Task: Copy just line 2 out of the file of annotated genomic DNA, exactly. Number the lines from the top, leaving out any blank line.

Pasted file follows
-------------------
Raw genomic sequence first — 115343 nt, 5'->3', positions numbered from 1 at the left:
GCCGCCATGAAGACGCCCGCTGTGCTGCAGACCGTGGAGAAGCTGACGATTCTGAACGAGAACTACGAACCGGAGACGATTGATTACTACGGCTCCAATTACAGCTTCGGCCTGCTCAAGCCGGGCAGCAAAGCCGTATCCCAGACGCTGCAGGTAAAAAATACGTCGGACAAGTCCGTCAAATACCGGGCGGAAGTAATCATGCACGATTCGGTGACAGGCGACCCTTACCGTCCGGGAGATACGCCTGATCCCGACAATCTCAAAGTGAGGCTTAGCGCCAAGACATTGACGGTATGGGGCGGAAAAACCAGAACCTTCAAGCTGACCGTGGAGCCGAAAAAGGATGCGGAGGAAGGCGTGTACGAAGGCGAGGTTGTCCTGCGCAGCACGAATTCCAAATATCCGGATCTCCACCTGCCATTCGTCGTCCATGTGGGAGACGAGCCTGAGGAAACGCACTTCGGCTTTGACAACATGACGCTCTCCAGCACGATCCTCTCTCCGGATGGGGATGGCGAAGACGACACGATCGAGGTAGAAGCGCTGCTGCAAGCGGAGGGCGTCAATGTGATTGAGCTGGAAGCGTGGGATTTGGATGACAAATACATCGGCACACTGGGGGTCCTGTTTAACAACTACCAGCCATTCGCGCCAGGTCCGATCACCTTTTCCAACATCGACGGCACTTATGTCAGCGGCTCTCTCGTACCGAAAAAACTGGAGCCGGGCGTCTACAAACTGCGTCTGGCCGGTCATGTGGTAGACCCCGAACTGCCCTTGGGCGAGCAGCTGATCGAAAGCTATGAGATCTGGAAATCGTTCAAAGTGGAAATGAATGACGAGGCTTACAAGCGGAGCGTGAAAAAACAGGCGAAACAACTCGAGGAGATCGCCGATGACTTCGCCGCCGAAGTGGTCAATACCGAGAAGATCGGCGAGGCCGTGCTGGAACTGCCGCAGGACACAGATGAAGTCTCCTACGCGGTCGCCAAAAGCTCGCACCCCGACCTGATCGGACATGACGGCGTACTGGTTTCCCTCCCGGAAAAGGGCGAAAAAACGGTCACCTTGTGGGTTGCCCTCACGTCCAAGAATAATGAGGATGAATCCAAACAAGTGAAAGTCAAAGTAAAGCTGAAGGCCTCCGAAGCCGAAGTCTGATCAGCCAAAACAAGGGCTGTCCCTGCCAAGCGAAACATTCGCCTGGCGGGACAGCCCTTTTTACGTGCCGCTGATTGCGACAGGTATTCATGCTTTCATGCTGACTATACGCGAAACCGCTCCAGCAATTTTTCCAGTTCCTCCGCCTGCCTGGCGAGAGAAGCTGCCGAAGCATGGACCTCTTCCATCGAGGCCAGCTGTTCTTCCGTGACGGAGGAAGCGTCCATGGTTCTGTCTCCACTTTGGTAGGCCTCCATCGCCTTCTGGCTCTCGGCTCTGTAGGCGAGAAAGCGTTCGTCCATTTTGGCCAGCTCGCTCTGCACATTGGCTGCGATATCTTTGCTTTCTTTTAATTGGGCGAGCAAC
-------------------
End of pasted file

GCCGCCATGAAGACGCCCGCTGTGCTGCAGACCGTGGAGAAGCTGACGATTCTGAACGAGAACTACGAACCGGAGACGATTGATTACTACGGCTCCAATTACAGCTTCGGCCTGCTCAAGCCGGGCAGCAAAGCCGTATCCCAGACGCTGCAGGTAAAAAATACGTCGGACAAGTCCGTCAAATACCGGGCGGAAGTAATCATGCACGATTCGGTGACAGGCGACCCTTACCGTCCGGGAGATACGCCTGATCCCGACAATCTCAAAGTGAGGCTTAGCGCCAAGACATTGACGGTATGGGGCGGAAAAACCAGAACCTTCAAGCTGACCGTGGAGCCGAAAAAGGATGCGGAGGAAGGCGTGTACGAAGGCGAGGTTGTCCTGCGCAGCACGAATTCCAAATATCCGGATCTCCACCTGCCATTCGTCGTCCATGTGGGAGACGAGCCTGAGGAAACGCACTTCGGCTTTGACAACATGACGCTCTCCAGCACGATCCTCTCTCCGGATGGGGATGGCGAAGACGACACGATCGAGGTAGAAGCGCTGCTGCAAGCGGAGGGCGTCAATGTGATTGAGCTGGAAGCGTGGGATTTGGATGACAAATACATCGGCACACTGGGGGTCCTGTTTAACAACTACCAGCCATTCGCGCCAGGTCCGATCACCTTTTCCAACATCGACGGCACTTATGTCAGCGGCTCTCTCGTACCGAAAAAACTGGAGCCGGGCGTCTACAAACTGCGTCTGGCCGGTCATGTGGTAGACCCCGAACTGCCCTTGGGCGAGCAGCTGATCGAAAGCTATGAGATCTGGAAATCGTTCAAAGTGGAAATGAATGACGAGGCTTACAAGCGGAGCGTGAAAAAACAGGCGAAACAACTCGAGGAGATCGCCGATGACTTCGCCGCCGAAGTGGTCAATACCGAGAAGATCGGCGAGGCCGTGCTGGAACTGCCGCAGGACACAGATGAAGTCTCCTACGCGGTCGCCAAAAGCTCGCACCCCGACCTGATCGGACATGACGGCGTACTGGTTTCCCTCCCGGAAAAGGGCGAAAAAACGGTCACCTTGTGGGTTGCCCTCACGTCCAAGAATAATGAGGATGAATCCAAACAAGTGAAAGTCAAAGTAAAGCTGAAGGCCTCCGAAGCCGAAGTCTGATCAGCCAAAACAAGGGCTGTCCCTGCCAAGCGAAACATTCGCCTGGCGGGACAGCCCTTTTTACGTGCCGCTGATTGCGACAGGTATTCATGCTTTCATGCTGACTATACGCGAAACCGCTCCAGCAATTTTTCCAGTTCCTCCGCCTGCCTGGCGAGAGAAGCTGCCGAAGCATGGACCTCTTCCATCGAGGCCAGCTGTTCTTCCGTGACGGAGGAAGCGTCCATGGTTCTGTCTCCACTTTGGTAGGCCTCCATCGCCTTCTGGCTCTCGGCTCTGTAGGCGAGAAAGCGTTCGTCCATTTTGGCCAGCTCGCTCTGCACATTGGCTGCGATATCTTTGCTTTCTTTTAATTGGGCGAGCAAC